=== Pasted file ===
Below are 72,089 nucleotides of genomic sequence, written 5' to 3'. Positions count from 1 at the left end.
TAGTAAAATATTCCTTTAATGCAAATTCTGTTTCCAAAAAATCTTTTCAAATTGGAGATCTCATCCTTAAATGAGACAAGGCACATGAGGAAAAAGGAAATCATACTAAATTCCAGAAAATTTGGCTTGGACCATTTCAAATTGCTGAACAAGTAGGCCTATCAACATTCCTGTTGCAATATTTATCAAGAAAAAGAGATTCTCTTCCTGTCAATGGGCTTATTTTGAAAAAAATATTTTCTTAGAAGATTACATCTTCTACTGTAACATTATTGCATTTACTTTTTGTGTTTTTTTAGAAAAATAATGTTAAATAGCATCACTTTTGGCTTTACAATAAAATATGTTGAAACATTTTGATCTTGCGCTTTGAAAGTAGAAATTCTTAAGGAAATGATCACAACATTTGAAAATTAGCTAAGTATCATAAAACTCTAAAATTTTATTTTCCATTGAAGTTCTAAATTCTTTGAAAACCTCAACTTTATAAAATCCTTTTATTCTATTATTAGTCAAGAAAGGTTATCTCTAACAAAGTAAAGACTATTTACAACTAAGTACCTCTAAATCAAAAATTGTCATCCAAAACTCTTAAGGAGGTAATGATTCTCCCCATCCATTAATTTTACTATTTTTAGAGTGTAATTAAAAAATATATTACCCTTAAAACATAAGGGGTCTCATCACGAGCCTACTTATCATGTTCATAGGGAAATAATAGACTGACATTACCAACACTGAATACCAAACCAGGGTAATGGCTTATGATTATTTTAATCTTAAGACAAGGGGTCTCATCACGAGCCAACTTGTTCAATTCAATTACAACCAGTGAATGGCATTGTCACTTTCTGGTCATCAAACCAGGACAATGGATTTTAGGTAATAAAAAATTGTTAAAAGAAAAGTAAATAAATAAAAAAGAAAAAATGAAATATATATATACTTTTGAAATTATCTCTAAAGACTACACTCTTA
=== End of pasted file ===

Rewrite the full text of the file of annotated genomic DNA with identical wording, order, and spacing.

Below are 72,089 nucleotides of genomic sequence, written 5' to 3'. Positions count from 1 at the left end.
TAGTAAAATATTCCTTTAATGCAAATTCTGTTTCCAAAAAATCTTTTCAAATTGGAGATCTCATCCTTAAATGAGACAAGGCACATGAGGAAAAAGGAAATCATACTAAATTCCAGAAAATTTGGCTTGGACCATTTCAAATTGCTGAACAAGTAGGCCTATCAACATTCCTGTTGCAATATTTATCAAGAAAAAGAGATTCTCTTCCTGTCAATGGGCTTATTTTGAAAAAAATATTTTCTTAGAAGATTACATCTTCTACTGTAACATTATTGCATTTACTTTTTGTGTTTTTTTAGAAAAATAATGTTAAATAGCATCACTTTTGGCTTTACAATAAAATATGTTGAAACATTTTGATCTTGCGCTTTGAAAGTAGAAATTCTTAAGGAAATGATCACAACATTTGAAAATTAGCTAAGTATCATAAAACTCTAAAATTTTATTTTCCATTGAAGTTCTAAATTCTTTGAAAACCTCAACTTTATAAAATCCTTTTATTCTATTATTAGTCAAGAAAGGTTATCTCTAACAAAGTAAAGACTATTTACAACTAAGTACCTCTAAATCAAAAATTGTCATCCAAAACTCTTAAGGAGGTAATGATTCTCCCCATCCATTAATTTTACTATTTTTAGAGTGTAATTAAAAAATATATTACCCTTAAAACATAAGGGGTCTCATCACGAGCCTACTTATCATGTTCATAGGGAAATAATAGACTGACATTACCAACACTGAATACCAAACCAGGGTAATGGCTTATGATTATTTTAATCTTAAGACAAGGGGTCTCATCACGAGCCAACTTGTTCAATTCAATTACAACCAGTGAATGGCATTGTCACTTTCTGGTCATCAAACCAGGACAATGGATTTTAGGTAATAAAAAATTGTTAAAAGAAAAGTAAATAAATAAAAAAGAAAAAATGAAATATATATATACTTTTGAAATTATCTCTAAAGACTACACTCTTA